October 21, 2017

Educating the Whole Child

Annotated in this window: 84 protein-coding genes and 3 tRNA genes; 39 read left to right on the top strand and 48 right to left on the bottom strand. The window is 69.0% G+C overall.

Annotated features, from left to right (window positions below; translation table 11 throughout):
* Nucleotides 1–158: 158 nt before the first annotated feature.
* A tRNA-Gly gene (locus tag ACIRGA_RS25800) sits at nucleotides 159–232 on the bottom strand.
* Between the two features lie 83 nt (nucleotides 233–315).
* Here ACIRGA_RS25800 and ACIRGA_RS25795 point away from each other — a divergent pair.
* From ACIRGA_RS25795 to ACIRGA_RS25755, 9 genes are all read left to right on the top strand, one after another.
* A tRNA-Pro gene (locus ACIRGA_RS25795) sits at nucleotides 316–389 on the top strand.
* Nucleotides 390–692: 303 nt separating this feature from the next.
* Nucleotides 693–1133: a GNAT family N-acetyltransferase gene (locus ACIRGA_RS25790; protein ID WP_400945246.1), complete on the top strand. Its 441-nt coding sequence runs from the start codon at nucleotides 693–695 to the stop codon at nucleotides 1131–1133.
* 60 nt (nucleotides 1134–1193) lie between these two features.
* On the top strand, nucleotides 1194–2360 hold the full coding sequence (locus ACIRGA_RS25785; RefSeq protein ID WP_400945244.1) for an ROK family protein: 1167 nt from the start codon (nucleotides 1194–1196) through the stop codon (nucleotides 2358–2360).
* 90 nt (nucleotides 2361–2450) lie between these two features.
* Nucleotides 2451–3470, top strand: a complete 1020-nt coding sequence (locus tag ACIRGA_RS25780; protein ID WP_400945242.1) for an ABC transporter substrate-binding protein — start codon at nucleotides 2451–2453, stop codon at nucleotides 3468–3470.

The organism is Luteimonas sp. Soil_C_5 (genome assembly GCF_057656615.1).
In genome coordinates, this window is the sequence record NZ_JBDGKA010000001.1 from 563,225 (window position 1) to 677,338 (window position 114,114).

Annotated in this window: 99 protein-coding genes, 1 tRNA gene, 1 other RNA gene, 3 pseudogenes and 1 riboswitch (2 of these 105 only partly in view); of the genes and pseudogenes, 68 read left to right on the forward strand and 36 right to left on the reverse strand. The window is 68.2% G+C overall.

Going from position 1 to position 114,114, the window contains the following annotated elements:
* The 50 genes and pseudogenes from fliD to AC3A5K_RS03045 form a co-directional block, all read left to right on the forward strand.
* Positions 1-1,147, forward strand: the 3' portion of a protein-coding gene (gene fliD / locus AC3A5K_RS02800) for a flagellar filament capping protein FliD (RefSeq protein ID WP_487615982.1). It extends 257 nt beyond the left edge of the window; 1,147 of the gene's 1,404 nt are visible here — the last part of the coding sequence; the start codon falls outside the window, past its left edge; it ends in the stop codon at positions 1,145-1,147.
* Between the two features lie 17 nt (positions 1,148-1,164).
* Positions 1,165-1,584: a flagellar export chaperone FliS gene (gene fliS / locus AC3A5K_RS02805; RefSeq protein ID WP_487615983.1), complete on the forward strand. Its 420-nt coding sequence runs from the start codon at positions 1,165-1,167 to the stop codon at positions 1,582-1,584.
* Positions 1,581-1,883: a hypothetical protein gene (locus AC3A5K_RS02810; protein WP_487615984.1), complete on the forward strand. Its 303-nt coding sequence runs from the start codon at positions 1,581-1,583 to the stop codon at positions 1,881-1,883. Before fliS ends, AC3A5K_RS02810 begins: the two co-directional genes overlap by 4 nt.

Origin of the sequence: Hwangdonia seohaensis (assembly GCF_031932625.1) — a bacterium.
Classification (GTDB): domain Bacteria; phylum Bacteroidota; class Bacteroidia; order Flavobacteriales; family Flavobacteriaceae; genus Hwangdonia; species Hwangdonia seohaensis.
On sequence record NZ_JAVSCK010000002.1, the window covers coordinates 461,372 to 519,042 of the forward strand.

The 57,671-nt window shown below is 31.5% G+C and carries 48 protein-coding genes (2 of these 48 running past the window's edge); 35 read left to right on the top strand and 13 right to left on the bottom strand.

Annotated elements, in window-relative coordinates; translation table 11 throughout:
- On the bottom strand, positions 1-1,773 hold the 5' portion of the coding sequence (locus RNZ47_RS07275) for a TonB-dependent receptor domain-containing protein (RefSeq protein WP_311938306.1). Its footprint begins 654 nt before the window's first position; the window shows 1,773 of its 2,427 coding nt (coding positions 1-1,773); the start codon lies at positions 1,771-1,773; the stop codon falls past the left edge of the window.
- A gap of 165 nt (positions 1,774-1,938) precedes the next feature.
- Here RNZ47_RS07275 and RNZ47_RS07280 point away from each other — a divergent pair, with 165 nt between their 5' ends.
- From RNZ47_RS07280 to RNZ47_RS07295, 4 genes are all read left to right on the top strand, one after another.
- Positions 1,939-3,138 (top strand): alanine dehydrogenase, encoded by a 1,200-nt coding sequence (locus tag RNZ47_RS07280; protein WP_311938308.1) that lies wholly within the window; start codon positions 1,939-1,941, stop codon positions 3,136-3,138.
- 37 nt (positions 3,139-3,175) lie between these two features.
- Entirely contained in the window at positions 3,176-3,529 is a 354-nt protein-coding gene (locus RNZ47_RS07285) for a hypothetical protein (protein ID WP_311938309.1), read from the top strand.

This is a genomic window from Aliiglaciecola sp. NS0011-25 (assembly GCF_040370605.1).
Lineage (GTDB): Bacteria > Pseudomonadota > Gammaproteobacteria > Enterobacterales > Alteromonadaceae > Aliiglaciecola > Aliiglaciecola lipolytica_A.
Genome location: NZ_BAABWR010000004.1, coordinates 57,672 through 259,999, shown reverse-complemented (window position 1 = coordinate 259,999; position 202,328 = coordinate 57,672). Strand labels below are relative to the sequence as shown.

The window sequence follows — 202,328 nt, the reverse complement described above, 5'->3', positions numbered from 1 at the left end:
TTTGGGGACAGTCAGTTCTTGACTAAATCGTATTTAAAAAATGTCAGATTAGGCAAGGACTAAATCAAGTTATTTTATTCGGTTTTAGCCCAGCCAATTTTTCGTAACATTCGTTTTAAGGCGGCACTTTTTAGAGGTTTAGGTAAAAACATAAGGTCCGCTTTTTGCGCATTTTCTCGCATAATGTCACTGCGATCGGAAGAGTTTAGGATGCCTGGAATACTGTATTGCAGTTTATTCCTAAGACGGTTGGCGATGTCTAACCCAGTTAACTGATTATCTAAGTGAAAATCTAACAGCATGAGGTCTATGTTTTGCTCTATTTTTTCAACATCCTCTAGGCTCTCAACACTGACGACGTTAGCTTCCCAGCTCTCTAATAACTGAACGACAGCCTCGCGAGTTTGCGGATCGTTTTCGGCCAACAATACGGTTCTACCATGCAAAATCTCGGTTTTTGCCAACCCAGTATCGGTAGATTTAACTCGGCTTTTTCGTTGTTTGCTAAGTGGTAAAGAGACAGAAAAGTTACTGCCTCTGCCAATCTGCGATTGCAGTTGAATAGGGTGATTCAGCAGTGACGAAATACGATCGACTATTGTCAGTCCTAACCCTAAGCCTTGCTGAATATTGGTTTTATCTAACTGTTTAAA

Much of public education, however, is a different story. Far from cultivating the “whole child,” many public schools unapologetically channel their increasingly limited resources to the narrowly academic preparation required by high-stakes testing, to the exclusion of offerings like art, music, foreign language, physical education, and even nutritious school lunch, which are often derided as “frills.” For more than 30 years, advocates of such educational reforms have defended this focus on “the basics;” the argument is that the lowest-performing (and often the poorest) students should focus on fundamental skills (and scores) rather than supposedly anti-intellectual, not to mention expensive, diversions.